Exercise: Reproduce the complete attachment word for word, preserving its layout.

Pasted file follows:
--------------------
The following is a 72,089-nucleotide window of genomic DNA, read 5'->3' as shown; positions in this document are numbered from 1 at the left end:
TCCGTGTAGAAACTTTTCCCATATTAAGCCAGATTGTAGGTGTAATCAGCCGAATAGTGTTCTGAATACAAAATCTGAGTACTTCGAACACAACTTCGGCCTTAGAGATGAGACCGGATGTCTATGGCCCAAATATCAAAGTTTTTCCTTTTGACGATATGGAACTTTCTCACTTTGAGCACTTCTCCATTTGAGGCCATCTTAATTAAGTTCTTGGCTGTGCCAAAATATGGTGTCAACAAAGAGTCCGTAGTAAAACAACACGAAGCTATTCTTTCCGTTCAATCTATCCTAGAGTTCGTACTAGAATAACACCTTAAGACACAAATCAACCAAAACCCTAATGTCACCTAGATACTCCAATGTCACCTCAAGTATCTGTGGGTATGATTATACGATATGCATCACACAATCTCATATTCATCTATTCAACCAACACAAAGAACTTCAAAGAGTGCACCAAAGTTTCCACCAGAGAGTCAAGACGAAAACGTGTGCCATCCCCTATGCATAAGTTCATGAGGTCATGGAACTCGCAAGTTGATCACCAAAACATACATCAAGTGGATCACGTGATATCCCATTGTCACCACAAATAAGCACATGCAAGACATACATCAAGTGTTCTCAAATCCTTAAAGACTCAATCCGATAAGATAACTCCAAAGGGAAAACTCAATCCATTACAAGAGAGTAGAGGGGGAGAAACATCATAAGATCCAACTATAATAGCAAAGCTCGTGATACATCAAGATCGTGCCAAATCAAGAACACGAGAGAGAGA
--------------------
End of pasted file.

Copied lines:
The following is a 72,089-nucleotide window of genomic DNA, read 5'->3' as shown; positions in this document are numbered from 1 at the left end:
TCCGTGTAGAAACTTTTCCCATATTAAGCCAGATTGTAGGTGTAATCAGCCGAATAGTGTTCTGAATACAAAATCTGAGTACTTCGAACACAACTTCGGCCTTAGAGATGAGACCGGATGTCTATGGCCCAAATATCAAAGTTTTTCCTTTTGACGATATGGAACTTTCTCACTTTGAGCACTTCTCCATTTGAGGCCATCTTAATTAAGTTCTTGGCTGTGCCAAAATATGGTGTCAACAAAGAGTCCGTAGTAAAACAACACGAAGCTATTCTTTCCGTTCAATCTATCCTAGAGTTCGTACTAGAATAACACCTTAAGACACAAATCAACCAAAACCCTAATGTCACCTAGATACTCCAATGTCACCTCAAGTATCTGTGGGTATGATTATACGATATGCATCACACAATCTCATATTCATCTATTCAACCAACACAAAGAACTTCAAAGAGTGCACCAAAGTTTCCACCAGAGAGTCAAGACGAAAACGTGTGCCATCCCCTATGCATAAGTTCATGAGGTCATGGAACTCGCAAGTTGATCACCAAAACATACATCAAGTGGATCACGTGATATCCCATTGTCACCACAAATAAGCACATGCAAGACATACATCAAGTGTTCTCAAATCCTTAAAGACTCAATCCGATAAGATAACTCCAAAGGGAAAACTCAATCCATTACAAGAGAGTAGAGGGGGAGAAACATCATAAGATCCAACTATAATAGCAAAGCTCGTGATACATCAAGATCGTGCCAAATCAAGAACACGAGAGAGAGA